Violent scuffles broke out between police and protesters at an anti-parallel trader rally in Tuen Mun on Sunday, where over 100 people vented their anger at Chief Executive Leung Chun-ying for failing to make changes to the mainland visitor policy.
A week after similar action in Yuen Long led to clashes and arrests, protesters went to Sheung Shui and Tuen Mun. Despite an online call for protest, there was no demonstration in Sha Tin.
Police had to intervene in several confrontations and used their batons and a police dog to arrest protesters later in the day.
Earlier, protesters were seen shouting and kicking the baggage and trolleys of passers-by.
A gold shop and a number of pharmacies and other stores in Tuen Mun had to close temporarily because of the disruption.
Sheung Shui experienced few problems, although the mood of protesters turned angry when they arrived in Tuen Mun later. They marched from the MTR station into the V City shopping mall, then Tuen Mun Town Plaza. Some protesters rushed into a jewellery shop, Chow Sang Sang, and shouted at customers. Police removed the protesters and staff closed the store.
Later, protesters shouting, "Clamp down on parallel trading. Cancel multiple-entry permits", tried to block buses going to the Shenzhen Bay border crossing.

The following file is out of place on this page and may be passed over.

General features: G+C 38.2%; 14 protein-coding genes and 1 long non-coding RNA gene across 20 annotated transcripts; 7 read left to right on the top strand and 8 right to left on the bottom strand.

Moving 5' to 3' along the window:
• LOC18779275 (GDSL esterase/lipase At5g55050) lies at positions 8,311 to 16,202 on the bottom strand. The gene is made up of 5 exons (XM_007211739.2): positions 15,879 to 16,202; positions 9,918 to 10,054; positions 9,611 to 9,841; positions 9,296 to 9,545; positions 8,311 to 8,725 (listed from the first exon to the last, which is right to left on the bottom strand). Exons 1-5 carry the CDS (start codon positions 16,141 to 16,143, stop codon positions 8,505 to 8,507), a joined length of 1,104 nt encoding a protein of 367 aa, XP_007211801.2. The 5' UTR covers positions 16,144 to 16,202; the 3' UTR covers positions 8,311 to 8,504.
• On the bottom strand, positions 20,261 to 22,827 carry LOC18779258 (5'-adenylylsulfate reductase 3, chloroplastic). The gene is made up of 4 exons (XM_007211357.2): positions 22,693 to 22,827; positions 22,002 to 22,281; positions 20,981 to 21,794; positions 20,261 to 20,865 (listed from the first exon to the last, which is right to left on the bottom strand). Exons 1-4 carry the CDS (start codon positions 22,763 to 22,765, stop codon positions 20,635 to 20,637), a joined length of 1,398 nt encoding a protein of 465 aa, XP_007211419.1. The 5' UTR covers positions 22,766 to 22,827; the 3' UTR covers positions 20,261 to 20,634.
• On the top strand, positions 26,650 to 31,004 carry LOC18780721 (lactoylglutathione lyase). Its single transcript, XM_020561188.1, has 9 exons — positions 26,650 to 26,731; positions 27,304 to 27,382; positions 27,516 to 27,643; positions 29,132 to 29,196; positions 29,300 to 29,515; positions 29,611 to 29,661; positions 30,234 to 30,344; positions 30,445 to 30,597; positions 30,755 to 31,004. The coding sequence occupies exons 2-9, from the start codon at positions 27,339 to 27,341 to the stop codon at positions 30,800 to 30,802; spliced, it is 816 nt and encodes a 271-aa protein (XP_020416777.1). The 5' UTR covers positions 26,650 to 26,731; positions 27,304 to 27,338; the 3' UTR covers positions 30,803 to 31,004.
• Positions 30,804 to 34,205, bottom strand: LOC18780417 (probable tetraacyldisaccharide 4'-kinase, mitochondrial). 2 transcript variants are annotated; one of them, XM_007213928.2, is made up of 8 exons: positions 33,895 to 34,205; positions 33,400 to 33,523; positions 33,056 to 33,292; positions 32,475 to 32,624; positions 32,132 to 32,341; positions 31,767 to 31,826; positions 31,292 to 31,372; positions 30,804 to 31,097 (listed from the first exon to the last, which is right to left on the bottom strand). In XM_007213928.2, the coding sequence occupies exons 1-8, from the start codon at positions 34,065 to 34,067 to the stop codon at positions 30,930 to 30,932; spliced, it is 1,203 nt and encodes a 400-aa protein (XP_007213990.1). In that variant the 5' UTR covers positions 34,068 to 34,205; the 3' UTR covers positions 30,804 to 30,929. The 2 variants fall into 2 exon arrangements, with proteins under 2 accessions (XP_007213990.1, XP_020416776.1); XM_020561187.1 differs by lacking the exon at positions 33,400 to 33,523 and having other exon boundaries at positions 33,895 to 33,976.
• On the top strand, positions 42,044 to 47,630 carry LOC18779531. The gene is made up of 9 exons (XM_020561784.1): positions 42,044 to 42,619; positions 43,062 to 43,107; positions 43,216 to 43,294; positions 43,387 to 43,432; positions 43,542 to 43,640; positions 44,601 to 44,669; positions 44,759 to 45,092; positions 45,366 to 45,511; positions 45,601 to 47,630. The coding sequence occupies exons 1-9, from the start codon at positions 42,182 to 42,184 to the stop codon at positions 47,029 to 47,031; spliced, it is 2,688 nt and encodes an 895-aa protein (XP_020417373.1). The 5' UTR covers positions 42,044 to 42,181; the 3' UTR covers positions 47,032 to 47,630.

The protest turned violent around 7pm as police tried to disperse the crowd near the MTR station. Police wielded batons to arrest some protesters as water bottles were hurled. Three men and a woman, aged 13 to 21, were arrested for assaulting or obstructing police. One officer was injured, police said.
Some protesters later went to Tsim Sha Tsui, a favourite haunt of mainland shoppers, where there were more clashes with police near the Clock Tower. Two more people were arrested, police said.
Meanwhile, Shenzhen Mayor Xu Qin said in Beijing: "I believe policy arrangements for the border must be normal arrangements on a mutually beneficial, equal and mutually respectful basis, conducive to interaction of people and further deepening cooperation of both sides."
Leung said it was "not easy" to amend the policy as it required agreement "from the central and local governments". He stopped short of naming Shenzhen.